According to the report by the Congressional Research Service, the North has removed 6,100 out of 8,000 used fuel rods as of the end of February with efforts underway to fully disable nuclear facilities at its Yongbyon complex.
The report comes as the six-party talks on the North's atomic programs have been stalled since December, when North Korea refused to agree to a verification protocol for its nuclear facilities.
Tensions have mounted on the Korean Peninsula since Pyongyang said it will launch a "satellite" early next month, a move that neighboring countries suspect is a ruse to test-fire a missile.
The socialist country on March 13 again sealed the border crossing to an inter-Korean industrial park, the second time in a week. Hundreds of South Korean workers remained stranded at the complex, and the cross-border delivery of goods and raw materials has also been suspended.
Despite these developments, the report noted that progress has been made in disabling nuclear facilities.
South Korean officials visited the North in January to discuss purchasing unused fuel rods but failed to reach an agreement, the report noted, adding the destruction of the rods will not begin until all of the spent ones are removed.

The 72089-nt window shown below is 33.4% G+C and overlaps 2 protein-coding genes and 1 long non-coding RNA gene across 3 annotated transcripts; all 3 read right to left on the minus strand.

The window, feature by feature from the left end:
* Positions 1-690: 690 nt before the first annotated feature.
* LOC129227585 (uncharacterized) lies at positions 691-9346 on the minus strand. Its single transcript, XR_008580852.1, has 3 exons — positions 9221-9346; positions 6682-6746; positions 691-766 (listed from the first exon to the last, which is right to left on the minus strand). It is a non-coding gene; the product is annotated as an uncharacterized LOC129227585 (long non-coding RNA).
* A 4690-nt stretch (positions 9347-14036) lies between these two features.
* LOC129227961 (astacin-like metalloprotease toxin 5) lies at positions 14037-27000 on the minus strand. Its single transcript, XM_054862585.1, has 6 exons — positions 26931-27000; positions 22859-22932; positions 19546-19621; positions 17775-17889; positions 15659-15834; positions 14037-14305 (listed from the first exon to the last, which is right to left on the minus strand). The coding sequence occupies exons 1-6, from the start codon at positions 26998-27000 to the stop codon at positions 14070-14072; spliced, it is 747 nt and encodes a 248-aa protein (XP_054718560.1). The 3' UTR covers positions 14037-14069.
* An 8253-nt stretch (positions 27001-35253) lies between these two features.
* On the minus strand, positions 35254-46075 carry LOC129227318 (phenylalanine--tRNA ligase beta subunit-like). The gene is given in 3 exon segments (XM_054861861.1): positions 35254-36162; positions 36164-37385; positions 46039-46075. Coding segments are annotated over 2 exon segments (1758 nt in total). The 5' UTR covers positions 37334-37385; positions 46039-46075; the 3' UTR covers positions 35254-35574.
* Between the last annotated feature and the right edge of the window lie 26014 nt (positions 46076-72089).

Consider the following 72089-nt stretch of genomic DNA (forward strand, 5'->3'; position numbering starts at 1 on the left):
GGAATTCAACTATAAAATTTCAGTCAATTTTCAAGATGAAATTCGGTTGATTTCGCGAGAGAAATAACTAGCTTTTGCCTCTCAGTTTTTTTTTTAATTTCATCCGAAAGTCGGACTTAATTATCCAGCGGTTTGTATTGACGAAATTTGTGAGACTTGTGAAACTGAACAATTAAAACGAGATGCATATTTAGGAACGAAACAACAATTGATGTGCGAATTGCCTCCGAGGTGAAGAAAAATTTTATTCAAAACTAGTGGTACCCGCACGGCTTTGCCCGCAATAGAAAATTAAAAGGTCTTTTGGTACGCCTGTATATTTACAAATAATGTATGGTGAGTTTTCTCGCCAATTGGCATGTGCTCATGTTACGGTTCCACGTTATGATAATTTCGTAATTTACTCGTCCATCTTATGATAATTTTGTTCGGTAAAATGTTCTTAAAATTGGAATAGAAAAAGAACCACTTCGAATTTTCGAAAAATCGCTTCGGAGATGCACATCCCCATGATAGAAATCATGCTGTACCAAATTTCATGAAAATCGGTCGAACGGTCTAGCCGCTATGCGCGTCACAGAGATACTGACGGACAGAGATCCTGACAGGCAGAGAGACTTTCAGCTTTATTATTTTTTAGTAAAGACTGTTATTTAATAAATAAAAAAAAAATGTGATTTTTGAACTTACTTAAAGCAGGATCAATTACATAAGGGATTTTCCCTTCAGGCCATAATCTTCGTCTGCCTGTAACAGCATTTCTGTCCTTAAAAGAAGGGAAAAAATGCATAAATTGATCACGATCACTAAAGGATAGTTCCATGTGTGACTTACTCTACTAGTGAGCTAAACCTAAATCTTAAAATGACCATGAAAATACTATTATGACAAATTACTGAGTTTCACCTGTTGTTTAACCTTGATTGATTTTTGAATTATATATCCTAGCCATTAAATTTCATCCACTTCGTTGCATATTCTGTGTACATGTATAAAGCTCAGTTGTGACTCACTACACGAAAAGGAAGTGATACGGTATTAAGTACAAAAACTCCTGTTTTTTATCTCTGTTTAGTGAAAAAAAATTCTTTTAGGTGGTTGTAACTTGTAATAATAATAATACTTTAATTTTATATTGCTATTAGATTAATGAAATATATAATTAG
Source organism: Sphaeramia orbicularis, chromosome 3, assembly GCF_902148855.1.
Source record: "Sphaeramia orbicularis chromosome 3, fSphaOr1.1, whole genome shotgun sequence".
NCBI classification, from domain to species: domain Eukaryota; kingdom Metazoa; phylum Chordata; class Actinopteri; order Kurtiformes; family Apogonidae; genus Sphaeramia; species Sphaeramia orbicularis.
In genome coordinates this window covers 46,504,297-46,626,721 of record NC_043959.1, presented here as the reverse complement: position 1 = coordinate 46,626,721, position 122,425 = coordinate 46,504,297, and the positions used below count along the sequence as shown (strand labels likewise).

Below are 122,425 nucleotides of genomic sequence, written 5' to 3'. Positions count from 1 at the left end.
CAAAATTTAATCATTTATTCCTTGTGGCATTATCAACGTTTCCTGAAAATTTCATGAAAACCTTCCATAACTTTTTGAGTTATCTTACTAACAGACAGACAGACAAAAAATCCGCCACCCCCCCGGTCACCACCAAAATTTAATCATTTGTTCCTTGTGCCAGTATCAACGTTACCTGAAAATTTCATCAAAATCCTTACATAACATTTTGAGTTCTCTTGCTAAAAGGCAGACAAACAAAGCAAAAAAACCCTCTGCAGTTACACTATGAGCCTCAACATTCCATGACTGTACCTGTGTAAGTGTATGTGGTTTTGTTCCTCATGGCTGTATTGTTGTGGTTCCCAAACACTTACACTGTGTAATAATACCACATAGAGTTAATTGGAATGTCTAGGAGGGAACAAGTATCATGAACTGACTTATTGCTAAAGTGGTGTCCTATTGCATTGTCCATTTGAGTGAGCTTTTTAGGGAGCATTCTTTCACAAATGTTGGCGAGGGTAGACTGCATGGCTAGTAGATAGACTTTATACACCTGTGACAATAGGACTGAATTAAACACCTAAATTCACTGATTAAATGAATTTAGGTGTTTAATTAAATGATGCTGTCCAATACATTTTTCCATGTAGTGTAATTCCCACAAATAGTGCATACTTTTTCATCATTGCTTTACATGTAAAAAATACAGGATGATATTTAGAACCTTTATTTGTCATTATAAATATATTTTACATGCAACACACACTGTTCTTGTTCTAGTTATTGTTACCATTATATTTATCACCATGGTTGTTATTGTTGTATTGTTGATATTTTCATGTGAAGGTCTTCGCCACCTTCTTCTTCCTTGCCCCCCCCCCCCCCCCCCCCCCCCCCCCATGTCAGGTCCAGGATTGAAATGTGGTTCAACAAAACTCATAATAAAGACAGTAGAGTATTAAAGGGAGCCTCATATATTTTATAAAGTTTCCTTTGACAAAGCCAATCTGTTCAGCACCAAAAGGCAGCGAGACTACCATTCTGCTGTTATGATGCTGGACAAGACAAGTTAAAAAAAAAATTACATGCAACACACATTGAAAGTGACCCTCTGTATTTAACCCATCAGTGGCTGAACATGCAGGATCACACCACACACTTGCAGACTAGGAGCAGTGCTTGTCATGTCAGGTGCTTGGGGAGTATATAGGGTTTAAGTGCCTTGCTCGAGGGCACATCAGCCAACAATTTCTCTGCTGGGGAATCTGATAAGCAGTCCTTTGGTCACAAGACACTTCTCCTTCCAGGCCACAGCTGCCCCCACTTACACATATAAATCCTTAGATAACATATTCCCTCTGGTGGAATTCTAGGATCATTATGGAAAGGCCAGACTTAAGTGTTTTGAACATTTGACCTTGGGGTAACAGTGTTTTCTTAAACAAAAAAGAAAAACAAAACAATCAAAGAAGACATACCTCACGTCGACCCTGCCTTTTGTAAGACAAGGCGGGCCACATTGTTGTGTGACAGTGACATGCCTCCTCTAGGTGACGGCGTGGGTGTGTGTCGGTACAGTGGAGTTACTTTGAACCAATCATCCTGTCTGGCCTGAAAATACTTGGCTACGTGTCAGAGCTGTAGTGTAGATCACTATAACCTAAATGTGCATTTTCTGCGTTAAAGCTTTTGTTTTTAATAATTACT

Removing the rods is one of the few remaining steps that Pyongyang has to take to disable the Yongbyon complex under a 2007 aid-for-denuclearization deal with the other six-party members -- South Korea, the United States, China, Russia and Japan.
N.K. Refuses to Accept Further Food Aid from U.S.: State Dept.
WASHINGTON (Yonhap) -- North Korea has refused to accept humanitarian food aid from the U.S., the State Department said on March 17, amid escalating tensions on the Korean Peninsula over North Korea's planned rocket launch and ongoing joint military drills between South Korea and the U.S.
"North Korea has informed the United States that it does not wish to receive additional U.S. food assistance at this time," spokesman Robert Wood said. "We will work with U.S. NGOs and the North Korean counterparts to ensure that food that's already been delivered -- or food that's already in North Korea -- is distributed to the intended recipients."